NEW YORK -- Not all teams can definitively announce their Opening Day starter more than three weeks away from pitchers and catchers reporting to Spring Training, but in CC Sabathia's case, the Yankees see no reason to wait.
Manager Joe Girardi said that Sabathia is scheduled to pitch the season opener on April 6 against the Tampa Bay Rays at Tropicana Field, though that was really no secret. A more pressing issue for Girardi is how he'll align the rest of his pitching rotation, and that has no definitive answer yet.
"I can tell you it won't be a seven- or six-man rotation; it'll be five," Girardi said, with a laugh. "If we were going to leave today, we'd have to make some tough decisions. It's something that we're going to take time to evaluate. I'm in no hurry.
"I can tell you that CC is in our rotation and that he's going to start the first game of the year. But in saying that, I'm not sure that everything is done before we go to Spring Training. Right now, we've got seven starters and we're going to have to make some decisions."
In addition to Sabathia, the Yankees have Michael Pineda, Ivan Nova, Hiroki Kuroda, A.J. Burnett, Freddy Garcia and Phil Hughes competing for slots. Girardi said that he would expect Pineda and Nova to be in the rotation. It's also unlikely Kuroda wouldn't, though the Yankees have not yet officially announced his one-year, $10 million contract.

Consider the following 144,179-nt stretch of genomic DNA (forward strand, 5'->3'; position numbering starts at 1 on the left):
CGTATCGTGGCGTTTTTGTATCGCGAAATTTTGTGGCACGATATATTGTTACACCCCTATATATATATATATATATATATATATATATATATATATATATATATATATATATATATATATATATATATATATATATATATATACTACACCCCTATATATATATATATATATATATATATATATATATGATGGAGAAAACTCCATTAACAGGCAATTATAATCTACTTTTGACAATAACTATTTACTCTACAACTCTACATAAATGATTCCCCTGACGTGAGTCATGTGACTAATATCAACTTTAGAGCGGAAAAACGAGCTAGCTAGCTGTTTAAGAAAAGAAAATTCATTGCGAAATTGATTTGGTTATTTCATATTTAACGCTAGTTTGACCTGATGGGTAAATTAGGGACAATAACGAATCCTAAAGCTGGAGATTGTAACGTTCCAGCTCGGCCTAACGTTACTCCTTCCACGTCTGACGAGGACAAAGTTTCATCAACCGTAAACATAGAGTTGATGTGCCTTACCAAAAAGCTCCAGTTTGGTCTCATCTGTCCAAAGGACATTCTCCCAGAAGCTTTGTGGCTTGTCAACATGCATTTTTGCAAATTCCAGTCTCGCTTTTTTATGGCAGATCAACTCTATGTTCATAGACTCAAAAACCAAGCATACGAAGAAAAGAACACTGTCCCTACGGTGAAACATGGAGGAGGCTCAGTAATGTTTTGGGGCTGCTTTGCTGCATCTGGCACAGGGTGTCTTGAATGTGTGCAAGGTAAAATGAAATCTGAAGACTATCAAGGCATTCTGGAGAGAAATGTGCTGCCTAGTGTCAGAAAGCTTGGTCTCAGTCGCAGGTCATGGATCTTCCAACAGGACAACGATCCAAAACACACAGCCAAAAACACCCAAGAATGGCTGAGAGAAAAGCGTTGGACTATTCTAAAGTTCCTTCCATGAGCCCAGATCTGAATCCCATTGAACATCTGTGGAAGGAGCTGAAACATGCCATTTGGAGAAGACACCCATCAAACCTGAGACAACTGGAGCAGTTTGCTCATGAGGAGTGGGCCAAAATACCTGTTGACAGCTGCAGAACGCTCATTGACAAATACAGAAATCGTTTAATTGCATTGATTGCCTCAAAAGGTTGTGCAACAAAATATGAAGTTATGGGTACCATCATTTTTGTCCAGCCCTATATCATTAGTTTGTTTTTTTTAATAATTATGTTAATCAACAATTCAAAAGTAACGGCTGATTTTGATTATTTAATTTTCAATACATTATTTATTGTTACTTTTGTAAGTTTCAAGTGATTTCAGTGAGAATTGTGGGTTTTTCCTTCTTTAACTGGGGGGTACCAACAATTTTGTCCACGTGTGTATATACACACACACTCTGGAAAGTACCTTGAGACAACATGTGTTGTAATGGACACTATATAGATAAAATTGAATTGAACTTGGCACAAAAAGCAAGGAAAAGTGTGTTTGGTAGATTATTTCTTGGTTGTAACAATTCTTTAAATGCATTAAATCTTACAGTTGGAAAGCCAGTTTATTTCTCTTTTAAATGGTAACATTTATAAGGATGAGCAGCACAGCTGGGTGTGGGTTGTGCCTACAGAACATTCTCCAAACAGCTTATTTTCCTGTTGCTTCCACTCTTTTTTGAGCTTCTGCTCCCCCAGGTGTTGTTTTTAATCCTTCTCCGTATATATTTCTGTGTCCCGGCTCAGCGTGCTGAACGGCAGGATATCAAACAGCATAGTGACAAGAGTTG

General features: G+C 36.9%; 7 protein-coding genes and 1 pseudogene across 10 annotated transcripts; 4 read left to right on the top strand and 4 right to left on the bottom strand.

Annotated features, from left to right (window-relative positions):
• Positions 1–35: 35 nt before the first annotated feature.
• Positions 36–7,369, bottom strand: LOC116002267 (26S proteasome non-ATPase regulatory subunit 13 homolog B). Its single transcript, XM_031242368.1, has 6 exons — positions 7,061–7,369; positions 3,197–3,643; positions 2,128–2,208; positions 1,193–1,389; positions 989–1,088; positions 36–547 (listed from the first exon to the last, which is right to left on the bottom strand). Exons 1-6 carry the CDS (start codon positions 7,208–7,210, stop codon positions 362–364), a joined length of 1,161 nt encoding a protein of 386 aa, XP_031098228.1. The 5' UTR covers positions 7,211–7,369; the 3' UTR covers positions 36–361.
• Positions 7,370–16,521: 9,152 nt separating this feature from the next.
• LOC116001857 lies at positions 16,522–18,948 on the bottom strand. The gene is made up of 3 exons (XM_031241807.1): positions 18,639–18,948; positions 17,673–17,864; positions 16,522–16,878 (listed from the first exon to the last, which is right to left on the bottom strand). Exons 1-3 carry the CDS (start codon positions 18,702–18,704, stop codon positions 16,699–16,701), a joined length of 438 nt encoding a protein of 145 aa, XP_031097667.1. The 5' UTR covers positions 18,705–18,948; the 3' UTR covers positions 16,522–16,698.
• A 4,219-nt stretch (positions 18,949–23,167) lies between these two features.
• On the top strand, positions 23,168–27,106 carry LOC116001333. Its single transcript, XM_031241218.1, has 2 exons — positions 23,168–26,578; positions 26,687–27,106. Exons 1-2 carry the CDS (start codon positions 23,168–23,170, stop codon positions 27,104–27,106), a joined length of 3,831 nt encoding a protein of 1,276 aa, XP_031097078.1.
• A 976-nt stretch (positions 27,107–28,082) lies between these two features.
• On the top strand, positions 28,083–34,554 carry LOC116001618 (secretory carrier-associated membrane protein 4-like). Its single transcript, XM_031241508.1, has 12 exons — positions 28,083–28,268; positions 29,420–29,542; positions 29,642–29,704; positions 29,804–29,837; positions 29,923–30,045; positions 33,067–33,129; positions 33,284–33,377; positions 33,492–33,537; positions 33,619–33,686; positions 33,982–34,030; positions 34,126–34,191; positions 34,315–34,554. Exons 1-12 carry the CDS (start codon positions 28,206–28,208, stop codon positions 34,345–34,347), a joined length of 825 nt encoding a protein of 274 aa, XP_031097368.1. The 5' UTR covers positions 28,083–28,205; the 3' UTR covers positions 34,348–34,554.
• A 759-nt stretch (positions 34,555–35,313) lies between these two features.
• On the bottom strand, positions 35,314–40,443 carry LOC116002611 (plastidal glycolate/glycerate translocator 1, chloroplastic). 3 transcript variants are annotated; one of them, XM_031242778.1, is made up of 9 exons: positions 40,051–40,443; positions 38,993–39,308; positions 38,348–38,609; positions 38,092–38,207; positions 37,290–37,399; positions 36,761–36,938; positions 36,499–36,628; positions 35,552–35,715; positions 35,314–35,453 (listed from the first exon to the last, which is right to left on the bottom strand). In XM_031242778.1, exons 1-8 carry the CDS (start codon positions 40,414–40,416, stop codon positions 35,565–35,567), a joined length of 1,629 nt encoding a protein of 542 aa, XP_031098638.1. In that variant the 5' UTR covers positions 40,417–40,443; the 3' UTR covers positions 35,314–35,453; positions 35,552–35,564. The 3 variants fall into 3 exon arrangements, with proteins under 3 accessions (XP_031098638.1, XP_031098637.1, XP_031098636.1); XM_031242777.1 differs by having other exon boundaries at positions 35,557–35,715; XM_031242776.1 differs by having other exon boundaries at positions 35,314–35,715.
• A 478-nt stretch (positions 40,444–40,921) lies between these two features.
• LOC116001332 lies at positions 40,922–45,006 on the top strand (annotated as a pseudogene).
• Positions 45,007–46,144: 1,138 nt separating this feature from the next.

That leaves Burnett, Garcia and Hughes to slug it out for the final spot, barring a trade.
Girardi said that his decision would be made by "who we think our best five starters are and how our 12-man staff works the best."
"Right now, it appears that we have a surplus of starters, but a lot can change," Girardi said.
The manager said that he was in favor of the four-player deal with the Mariners to acquire Pineda. New York sent catcher Jesus Montero and right-hander Hector Noesi to Seattle in exchange for Pineda and Minor League right-hander Jose Campos.
"Obviously you want the strength of your club to be your pitching staff, in a sense, because it all starts with that," Girardi said. "I think we've improved our rotation. We had a really good year last year and got a lot from our pitching staff.
"I think we've improved that. We've got a young man in Pineda that I believe has huge upside. Trades are sometimes evaluated in the first week or first month, but I think this trade will take a while to evaluate."
Posada wants to be involved, puts family first
NEW YORK -- The last time a catcher on a Yankees World Series-winning team retired, it took about a year before he found himself stirring, needing to get back to the ballpark in some capacity.
That was the way it went for Joe Girardi, who bounced from the broadcast booth to the dugout before eventually landing in the Yankees' managerial chair. Jorge Posada isn't ready to think about a similar future, but he also isn't about to rule out any possibilities.
"I want to stay in the game," Posada said. "I really don't know what's going to happen from here, but eventually I will do something within the game."
Posada said that he has already received offers from ESPN, MLB Network and the YES Network, but he doesn't anticipate being on the air anytime soon.